There are also a number of the infamous 'car stories' for which Stork is quite well known.[2]

Following DrFreddy's post, commenter Young Padawan asked if anyone knew of  any other such pieces on the lives of famous chemists and a list was created:

Steve Ley:

Tetrahedron, 2010, 66, 6270-6292. (DOI: 10.1016/j.tet.2010.05.049)

Larry Overman:

Tetrahedron, 2009, 65, 6432-6446. (DOI: 10.1016/j.tet.2009.05.067)

Robert Grubbs:

Tetrahedron, 2004, 60, 7117-7140. (DOI: 10.1016/j.tet.2004.05.124)

K. C. Nicolaou:

Tetrahedron, 2003, 59, 6683-6738. (DOI: 10.1016/S0040-4020(03)00943-8)

David Evans:

Tetrahedron, 1999, 55, 8589-8608. (DOI: 10.1016/S0040-4020(99)00436-6)

There are some great stories contained within these pieces. They're surprisingly easy to read and well worth a look! Particularly entertaining is Nicolaou's for its 21mb of Greek pottery and mind-boggling schemes, as well as tales of his first forays into 'synthesis':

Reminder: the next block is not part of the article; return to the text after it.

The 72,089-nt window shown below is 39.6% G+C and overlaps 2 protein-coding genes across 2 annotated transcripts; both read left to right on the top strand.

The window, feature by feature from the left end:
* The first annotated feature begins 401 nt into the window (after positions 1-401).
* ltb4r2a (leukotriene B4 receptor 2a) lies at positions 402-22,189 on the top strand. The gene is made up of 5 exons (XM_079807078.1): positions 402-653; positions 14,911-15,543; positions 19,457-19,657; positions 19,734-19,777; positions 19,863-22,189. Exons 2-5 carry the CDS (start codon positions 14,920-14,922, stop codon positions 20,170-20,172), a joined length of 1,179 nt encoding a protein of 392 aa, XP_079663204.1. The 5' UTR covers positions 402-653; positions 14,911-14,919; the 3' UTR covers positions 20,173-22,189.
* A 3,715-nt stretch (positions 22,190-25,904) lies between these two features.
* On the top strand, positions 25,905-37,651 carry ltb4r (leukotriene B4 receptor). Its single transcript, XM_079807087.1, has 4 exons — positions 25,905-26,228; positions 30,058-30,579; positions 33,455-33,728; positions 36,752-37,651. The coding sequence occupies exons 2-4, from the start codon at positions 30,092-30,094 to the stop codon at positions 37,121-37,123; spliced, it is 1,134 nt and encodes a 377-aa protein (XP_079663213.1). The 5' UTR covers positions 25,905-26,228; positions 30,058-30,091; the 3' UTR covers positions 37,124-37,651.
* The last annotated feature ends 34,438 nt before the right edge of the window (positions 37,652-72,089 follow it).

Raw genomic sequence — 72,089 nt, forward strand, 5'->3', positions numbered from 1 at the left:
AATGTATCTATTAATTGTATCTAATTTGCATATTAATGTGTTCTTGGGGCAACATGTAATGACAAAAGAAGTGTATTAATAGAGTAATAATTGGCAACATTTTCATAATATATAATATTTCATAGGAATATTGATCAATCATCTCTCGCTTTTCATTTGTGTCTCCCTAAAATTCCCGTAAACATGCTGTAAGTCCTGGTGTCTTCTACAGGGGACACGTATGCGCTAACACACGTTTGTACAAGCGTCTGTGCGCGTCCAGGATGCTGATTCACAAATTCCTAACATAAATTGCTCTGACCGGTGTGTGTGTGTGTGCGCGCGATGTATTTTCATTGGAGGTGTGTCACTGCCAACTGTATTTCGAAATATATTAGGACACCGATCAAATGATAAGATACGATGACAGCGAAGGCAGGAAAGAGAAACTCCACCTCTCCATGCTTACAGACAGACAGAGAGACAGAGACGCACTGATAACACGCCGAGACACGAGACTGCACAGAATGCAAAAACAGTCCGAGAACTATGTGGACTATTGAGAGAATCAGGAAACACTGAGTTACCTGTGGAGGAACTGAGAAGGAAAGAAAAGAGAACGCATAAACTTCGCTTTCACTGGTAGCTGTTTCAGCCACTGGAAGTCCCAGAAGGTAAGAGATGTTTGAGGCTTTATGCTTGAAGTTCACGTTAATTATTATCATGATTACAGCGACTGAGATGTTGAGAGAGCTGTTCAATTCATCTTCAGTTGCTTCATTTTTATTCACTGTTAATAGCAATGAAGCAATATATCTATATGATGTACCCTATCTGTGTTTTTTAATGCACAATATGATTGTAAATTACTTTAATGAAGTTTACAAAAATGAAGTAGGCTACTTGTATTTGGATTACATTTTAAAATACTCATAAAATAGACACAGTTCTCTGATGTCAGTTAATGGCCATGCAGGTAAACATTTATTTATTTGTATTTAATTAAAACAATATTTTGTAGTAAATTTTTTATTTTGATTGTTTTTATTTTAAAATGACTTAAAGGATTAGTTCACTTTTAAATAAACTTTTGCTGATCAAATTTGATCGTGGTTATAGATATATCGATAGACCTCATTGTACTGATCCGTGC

“My Uncle John provided me not only with a warm place to stay, but also with my first ‘laboratory’ where I could practice making cakes in his confectionary shop. There I quickly learned the art of making pastry, and I developed a love for it and a taste for the ‘synthesized’ products. In fact, I was flattered by several local professionals who thought that I was so creative at making pastries and birthday cakes that upon completion of high school I should stay in Cyprus where “I had a great future ahead of me practicing the art””.

Since the earlier discussion in the comments I managed to find the story of Padwa's imprisonment in the Buffalo chemistry department mentioned by Young Padawan:

"It was in late January 1977 that a winter storm dropped more than four feet of snow in Buffalo over an 8-h period.By the early afternoon I was stranded in my office since a state of emergency was in effect, with all nonessential vehicles barred from the streets. Because the roads were impassable,I was unable to return to my home for 3 days. About 30 disoriented students and a few faculty managed to survive on food procured from the vending machines in the building, and we slept on the floor of our laboratories and offices. Not a particularly pleasant memory, but one that was certainly unforgettable"

Albert Padwa in J. Org. Chem., 2009, 74, 6425 (DOI: 10.1021/jo901300x).[3]